Feaga makes self-guided ag-education tour for fair
WEST FRIENDSHIP, Md. — Agricultural education is center-stage at fairs throughout the region, but the ways exhibitors educate the public are constantly changing to reach the public more effectively.
At this year’s Howard County Fair, Ellie Feaga focused on agriculture education for her 4-H Diamond Clover Level Six Service Project by creating a self-guided tour for fairgoers to complete.
The Diamond Clover Level Six Award is the highest leadership award a Maryland 4-Her can receive. It is given to 4-H seniors who complete a minimum of eight specified activities in addition to a major service project expected to take at least 100 hours.
Feaga said she has always had a passion for agricultural education, but she really began to see just how needed it was when she saw a child at the Maryland State Fair call a cow a puppy.
In 2017, Feaga volunteered at her county fair to assist in leading guided tours to educate the public on agriculture, but she noticed a flaw in the program.
While the tours were incredibly educational, it was often difficult for fairgoers to devote 30 minutes for the tour with so much going on at the fair. This inspired Feaga to create the new, self-guided program to expand this outreach to more fairgoers, and thus the proposal process began.
While working on the project, Feaga said she worked closely with the Farm Academy, an agricultural education group in the county that organized the guided tours.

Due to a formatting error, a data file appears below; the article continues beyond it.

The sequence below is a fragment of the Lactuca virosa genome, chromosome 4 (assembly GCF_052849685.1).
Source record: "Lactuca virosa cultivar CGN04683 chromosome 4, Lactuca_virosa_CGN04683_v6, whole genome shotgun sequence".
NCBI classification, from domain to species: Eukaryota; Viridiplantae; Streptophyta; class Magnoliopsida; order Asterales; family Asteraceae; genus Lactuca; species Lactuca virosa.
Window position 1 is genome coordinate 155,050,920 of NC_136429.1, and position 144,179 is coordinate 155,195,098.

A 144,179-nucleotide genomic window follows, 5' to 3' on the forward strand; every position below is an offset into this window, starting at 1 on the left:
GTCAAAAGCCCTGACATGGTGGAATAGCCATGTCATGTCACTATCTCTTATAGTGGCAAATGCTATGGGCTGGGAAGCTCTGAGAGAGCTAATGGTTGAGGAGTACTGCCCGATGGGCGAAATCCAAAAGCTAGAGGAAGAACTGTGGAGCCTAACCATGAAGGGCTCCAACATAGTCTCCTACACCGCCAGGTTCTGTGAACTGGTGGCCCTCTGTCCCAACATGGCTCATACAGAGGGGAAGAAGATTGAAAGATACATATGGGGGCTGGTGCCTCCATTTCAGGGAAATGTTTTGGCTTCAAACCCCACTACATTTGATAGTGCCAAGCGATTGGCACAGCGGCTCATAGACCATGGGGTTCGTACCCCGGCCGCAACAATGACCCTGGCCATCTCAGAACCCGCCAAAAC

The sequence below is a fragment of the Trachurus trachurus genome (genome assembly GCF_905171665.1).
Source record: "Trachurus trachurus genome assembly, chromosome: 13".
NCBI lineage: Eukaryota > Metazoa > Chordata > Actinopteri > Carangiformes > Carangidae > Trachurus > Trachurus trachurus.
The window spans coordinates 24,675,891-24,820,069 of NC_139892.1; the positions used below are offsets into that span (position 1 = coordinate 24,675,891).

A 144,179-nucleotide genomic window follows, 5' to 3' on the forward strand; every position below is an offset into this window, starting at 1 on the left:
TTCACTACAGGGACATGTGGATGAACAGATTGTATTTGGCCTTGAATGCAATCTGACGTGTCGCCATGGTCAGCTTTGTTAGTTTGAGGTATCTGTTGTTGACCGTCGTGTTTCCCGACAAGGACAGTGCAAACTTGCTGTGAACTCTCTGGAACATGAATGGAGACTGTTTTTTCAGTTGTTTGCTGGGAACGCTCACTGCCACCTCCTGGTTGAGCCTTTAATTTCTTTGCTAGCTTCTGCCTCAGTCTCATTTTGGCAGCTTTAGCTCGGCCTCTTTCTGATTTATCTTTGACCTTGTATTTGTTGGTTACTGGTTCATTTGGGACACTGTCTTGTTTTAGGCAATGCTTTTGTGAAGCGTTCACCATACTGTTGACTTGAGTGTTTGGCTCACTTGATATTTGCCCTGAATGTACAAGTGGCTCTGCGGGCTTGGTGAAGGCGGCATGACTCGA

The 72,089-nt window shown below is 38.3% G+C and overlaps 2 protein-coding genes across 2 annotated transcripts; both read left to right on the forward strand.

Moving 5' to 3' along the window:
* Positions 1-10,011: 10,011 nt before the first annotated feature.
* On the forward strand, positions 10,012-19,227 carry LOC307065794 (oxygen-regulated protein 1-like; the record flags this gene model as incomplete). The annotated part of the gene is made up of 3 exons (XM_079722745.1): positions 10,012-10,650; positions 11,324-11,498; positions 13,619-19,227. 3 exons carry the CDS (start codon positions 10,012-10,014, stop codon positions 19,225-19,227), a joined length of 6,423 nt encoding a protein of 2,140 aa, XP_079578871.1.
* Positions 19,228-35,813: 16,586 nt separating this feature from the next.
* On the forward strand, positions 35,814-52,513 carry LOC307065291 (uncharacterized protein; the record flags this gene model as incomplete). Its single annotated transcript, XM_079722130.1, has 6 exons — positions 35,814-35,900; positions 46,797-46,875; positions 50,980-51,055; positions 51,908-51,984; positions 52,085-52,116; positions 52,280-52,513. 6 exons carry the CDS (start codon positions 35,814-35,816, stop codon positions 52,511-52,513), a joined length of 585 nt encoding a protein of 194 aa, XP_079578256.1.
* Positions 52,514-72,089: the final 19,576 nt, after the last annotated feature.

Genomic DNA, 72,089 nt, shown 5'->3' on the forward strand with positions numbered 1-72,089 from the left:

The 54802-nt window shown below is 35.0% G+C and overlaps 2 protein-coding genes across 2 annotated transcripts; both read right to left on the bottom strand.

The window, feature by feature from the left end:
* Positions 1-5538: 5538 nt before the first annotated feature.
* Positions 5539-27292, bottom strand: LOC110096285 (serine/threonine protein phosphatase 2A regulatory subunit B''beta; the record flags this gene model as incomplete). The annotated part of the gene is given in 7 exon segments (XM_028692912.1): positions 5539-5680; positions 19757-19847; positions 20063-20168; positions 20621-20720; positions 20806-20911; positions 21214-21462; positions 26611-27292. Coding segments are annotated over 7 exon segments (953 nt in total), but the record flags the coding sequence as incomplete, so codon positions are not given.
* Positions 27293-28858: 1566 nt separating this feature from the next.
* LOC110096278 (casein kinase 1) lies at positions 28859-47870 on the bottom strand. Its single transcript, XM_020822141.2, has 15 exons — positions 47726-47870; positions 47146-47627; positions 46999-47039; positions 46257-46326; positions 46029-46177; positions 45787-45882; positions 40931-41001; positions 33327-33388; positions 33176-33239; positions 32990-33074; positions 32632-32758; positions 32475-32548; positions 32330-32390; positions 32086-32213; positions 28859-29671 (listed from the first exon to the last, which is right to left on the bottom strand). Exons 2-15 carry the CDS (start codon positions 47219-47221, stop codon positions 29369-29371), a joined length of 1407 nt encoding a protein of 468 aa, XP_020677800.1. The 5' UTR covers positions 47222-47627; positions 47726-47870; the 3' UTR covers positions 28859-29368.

“The Farm Academy was really supportive of my project all the way through,” she said. “They really helped develop it, (and) are very generous to me and Ag education.”
Once the proposal was approved, Feaga started creating passports for the self-guided tours.
These passports included commonly asked questions that participants had to find the answers to at various sites around the fairgrounds. She prepared questions of varying difficulties so fairgoers of all ages could participate in the program.
The passport included seven stops, and at each stop a sign had fun facts about that aspect of agriculture.
Everyone who participated could receive a prize for turning in the passport.
Throughout the process, Feaga said the tedious paperwork proved to be the most challenging part, but community support and involvement made it all worth it.
The Howard County Fair Board and local Lions Club were both large supporters of the project who provided the majority of the funding.
To prepare for the fair, Feaga started with 500 copies of the passport but ran out in the first few days.
She said she was elated to witness the success of the project, and had another 1,500 printed for the remainder of the week.
“It’s so cool when I see kids walking around with the passport because I get to see them learn through my project,” she said.
She said 1,174 people participated in the passport tour this year, with 553 returning to the booth to claim a prize. Feaga said the success has inspired her to continue the program for years to come with new questions each year.
She said she also hopes to reincorporate the guided tours as well, to accommodate different learning styles.
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